Heavy downpour overflowing riverbanks, flooding streets in St. John's area

Waterford Bridge Road is heavily flooded due to rain caused by post-tropical storm Earl. (Mike Moore/CBC - image credit)
Waterford Bridge Road is heavily flooded due to rain caused by post-tropical storm Earl. (Mike Moore/CBC - image credit)

Rainfall warnings remain in place for much of the Avalon Peninsula on Monday as a result of post-tropical storm Earl, with overflowing rivers causing flooding and blocking traffic in some areas of St. John's.

As of 5:30 a.m. Monday, roughly 175 millimetres of rain had fallen over the St. John's area since Saturday afternoon.

Some streets along the Waterford River are flooded, leaving cars stranded in the water. Traffic into downtown on Pitts Memorial Drive is being diverted into Kilbride due to water build-up on the road and there's a detour near the Railway Coastal Museum on Water Street.

Mike Moore/CBC
Mike Moore/CBC

Environment Canada says an additional 10 to 30 millimetres is expected throughout the day, but larger totals are also possible.

Around 11 a.m. David Neil, a warning preparedness meteorologist with Environment Canada, provided a further update.

Neil said the highest rainfall totals for the area have fallen in Paradise, where 207 millimetres have dropped since Saturday, and Pippy Park, which has seen just shy of 200 millimetres. St. John's west had 193 millimetres as of 8:30 a.m.

Patrick Butler/CBC
Patrick Butler/CBC

"We'll likely see that rainfall warning [continue] at least to later this morning and possibly through the rest of the day today," said Neil.

"A lot of the heavier amounts have really started to lighten up quite a bit. It's more of a mix of light rain and drizzle as it stands right now."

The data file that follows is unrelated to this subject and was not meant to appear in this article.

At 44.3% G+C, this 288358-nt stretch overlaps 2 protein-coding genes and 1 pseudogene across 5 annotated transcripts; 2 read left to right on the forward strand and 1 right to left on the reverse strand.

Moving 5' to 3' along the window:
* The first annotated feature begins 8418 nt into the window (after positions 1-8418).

Neil said wet conditions are still expected into Tuesday but the heavy pockets of rain should taper off through Monday.

Flooding problems

In Trepassey, on the south coast of the Avalon, damage to the town's breakwater is causing concern for its residents.

Mayor Rita Pennell said Hurricane Larry, which battered Newfoundland one year ago, caused severe damage to the same breakwater.

"We were just about ready to start to fix that when this happened Saturday night," she said. "It's devastating. We have a loader down there now clearing it off, trying to make an emergency opening because nobody can get down and nobody can get up."

Pennell said there are 25 homes and about 35 people stranded since Saturday because of the damage.

"If we have an emergency down there now we'd have to get a helicopter or a boat to get them up," she said.

Engineers were headed to the area as of 12:30 p.m., Pennell said, adding she's hoping there will be enough room for local vehicles to squeeze through within the following hour.

Mike Moore/CBC
Mike Moore/CBC

Meanwhile, on top of closing some flooded roads, the city of St. John's is closing public parks. Bowring Park is closed until Tuesday morning, while all of the city's baseball and softball diamonds, soccer pitches and football fields will be closed for the remainder of the day.

In a news conference Monday afternoon, Lynnann Winsor, St. John's deputy manager of public works, said parts of Southside Road, Water Street and other routes have been closed due to flooding, with an up-to-date list of closures on the city's website.

"This information is changing by the minute," she said.

She said some roads will reopen Monday afternoon, but other areas could take longer.

Windsor said as of Monday afternoon, trails next to rivers are also considered impassible. She said the Waterford Valley area and the west end of the city seem to have received more rainfall than the east end.

However, she said water levels are beginning to recede, and city crews are assessing damage and cleaning up debris. She said the city hasn't yet determined the cost of the damage.

Winsor said the city prepares for storms as much as possible.

"We have a checklist, we go through it, we make sure we get as ready as we can be, and then we just wait and see what happens."

Keith King, owner of King's Plumbing, has a busy day on the books.

King was busy helping a customer keep the water at bay from their basement on Portugal Cove Road near Rennie's River.

Submitted by Gerard Ryan
Submitted by Gerard Ryan

"It's unavoidable when the river is overflowing. You can't pump the river," he said. "She got about a foot of water in her basement."

King said he gets a call from that particular home every year when the river overflows.

He said he had five or six more customers on his list after leaving Portugal Cove Road, all calling for help with flooding basements.

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